Prevalence of prostatitis-like symptoms in a population based study using the National Institutes of Health chronic prostatitis symptom index.J Urol 2001; 165(3):842-5JU
The National Institutes of Health (NIH) chronic prostatitis symptom index was used to determine the prevalence of prostatitis-like symptoms among men (age 20 to 74 years) at risk in a community based study.
MATERIALS AND METHODS
The study was a cross-sectional postal survey of men age 20 to 74 years in Lennox and Addington counties, which included a large rural area, 1 major town and a suburban area with a stable population of men representative of Canadian demographics. The questionnaire collected information on 2 domains of chronic prostatitis identified in the NIH chronic prostatitis symptom index, including pain (location, severity and frequency), voiding function (irritative, obstructive), demographics, quality of life, general health and health seeking behavior. The self-reported pain score was used to identify prostatitis-like symptoms in the most discriminating domain. Based on analysis of the index final validation study comparing patients with prostatitis to normal controls and those with benign prostatic hyperplasia, the 2 questions most specific for prostatitis, including perineal and/or ejaculatory pain/discomfort, and a total pain score (0 to 21) 4 or greater were used to identify men with significant prostatitis-like symptoms.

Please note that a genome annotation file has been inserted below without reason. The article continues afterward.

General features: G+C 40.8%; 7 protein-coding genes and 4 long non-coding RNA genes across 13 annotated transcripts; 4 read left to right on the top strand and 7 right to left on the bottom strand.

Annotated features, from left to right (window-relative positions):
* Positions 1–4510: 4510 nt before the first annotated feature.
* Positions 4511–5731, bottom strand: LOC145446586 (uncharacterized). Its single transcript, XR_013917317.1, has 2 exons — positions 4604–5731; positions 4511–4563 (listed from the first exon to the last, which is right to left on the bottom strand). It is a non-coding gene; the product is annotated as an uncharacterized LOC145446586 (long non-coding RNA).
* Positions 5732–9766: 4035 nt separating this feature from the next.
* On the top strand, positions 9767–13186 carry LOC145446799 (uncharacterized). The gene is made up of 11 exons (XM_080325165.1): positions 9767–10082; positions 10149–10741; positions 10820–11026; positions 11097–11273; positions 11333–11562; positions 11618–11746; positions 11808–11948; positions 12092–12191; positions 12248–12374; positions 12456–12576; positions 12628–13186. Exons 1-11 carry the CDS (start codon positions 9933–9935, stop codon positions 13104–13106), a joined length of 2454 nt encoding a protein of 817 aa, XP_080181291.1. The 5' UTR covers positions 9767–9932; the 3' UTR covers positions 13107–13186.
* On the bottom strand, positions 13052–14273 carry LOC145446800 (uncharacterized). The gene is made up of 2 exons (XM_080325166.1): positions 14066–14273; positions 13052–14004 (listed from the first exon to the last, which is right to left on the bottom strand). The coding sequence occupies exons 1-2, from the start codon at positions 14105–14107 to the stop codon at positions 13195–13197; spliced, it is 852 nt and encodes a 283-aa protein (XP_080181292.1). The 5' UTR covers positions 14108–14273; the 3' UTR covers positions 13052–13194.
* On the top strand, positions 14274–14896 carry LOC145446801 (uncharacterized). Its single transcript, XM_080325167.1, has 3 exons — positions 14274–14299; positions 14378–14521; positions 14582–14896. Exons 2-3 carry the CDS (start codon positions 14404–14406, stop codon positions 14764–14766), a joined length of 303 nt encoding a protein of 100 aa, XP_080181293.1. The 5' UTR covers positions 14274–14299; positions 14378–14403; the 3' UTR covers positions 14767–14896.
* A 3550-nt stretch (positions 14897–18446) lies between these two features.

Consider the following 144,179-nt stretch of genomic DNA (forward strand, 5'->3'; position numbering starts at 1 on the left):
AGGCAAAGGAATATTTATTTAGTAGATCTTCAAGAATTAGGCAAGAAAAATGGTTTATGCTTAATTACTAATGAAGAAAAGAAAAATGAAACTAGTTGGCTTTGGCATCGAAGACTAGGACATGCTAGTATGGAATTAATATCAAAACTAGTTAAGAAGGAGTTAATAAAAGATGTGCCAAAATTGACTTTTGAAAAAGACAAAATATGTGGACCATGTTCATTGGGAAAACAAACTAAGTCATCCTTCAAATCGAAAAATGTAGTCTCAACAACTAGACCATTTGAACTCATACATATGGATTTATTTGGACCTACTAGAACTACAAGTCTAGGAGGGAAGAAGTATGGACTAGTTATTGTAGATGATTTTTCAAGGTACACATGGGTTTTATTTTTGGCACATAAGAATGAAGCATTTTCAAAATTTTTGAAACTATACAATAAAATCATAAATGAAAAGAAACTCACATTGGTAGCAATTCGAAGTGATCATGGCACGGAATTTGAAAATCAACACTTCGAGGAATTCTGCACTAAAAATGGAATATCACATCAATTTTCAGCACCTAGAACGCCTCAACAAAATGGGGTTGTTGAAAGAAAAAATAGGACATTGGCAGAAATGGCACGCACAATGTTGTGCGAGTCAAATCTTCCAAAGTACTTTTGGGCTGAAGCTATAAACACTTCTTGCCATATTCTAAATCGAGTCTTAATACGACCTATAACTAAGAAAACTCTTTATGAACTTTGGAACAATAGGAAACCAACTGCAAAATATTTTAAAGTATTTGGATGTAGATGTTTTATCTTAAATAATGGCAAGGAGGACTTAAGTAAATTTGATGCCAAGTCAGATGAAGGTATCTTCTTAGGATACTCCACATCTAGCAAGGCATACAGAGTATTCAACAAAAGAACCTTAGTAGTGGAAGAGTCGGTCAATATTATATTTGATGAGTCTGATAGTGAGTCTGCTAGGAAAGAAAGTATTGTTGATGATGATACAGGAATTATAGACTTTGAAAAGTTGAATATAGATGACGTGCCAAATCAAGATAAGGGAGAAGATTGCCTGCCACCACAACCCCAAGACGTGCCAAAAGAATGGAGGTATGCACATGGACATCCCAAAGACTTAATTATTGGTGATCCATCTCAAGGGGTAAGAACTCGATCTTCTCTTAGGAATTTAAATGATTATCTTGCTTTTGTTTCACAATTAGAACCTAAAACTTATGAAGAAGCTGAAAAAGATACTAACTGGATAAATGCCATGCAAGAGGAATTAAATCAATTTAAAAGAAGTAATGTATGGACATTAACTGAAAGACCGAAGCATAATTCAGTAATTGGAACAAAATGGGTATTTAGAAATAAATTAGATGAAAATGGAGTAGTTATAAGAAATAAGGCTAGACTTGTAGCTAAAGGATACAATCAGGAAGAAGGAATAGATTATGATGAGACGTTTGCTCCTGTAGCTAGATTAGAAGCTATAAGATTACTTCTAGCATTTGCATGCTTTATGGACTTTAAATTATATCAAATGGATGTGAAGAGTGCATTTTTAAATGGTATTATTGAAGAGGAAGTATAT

A total of 2,987 eligible men received the survey, and it was completed by 868 (29%). Of the men 84 (9.7%) were identified as having chronic prostatitis-like symptoms (mean NIH chronic prostatitis symptom index pain score 9.1 +/- 0.3). The average age of the prostatitis population was 50 years compared with 52 years for men without prostatitis-like symptoms. Prevalence was 11.5% in men younger than 50 years and 8.5% in men 50 years or older. Of the sampled population 57 (6.6%) men had prostatitis-like symptoms and an index pain score 8 or greater (moderate to severe). The index voiding score (0 to 10) was 4.1 +/- 0.5 in men younger than 50 years compared with 1.5 +/- 0.1 for normal controls, and 4.7 +/- 0.4 in those 50 years or older compared with 1.9 +/- 0.1 for normal controls. Of the prostatitis group 60% sought medical help for their symptoms.
In our opinion this community based study using the new prostatitis symptom index confirms that chronic prostatitis-like symptoms are common.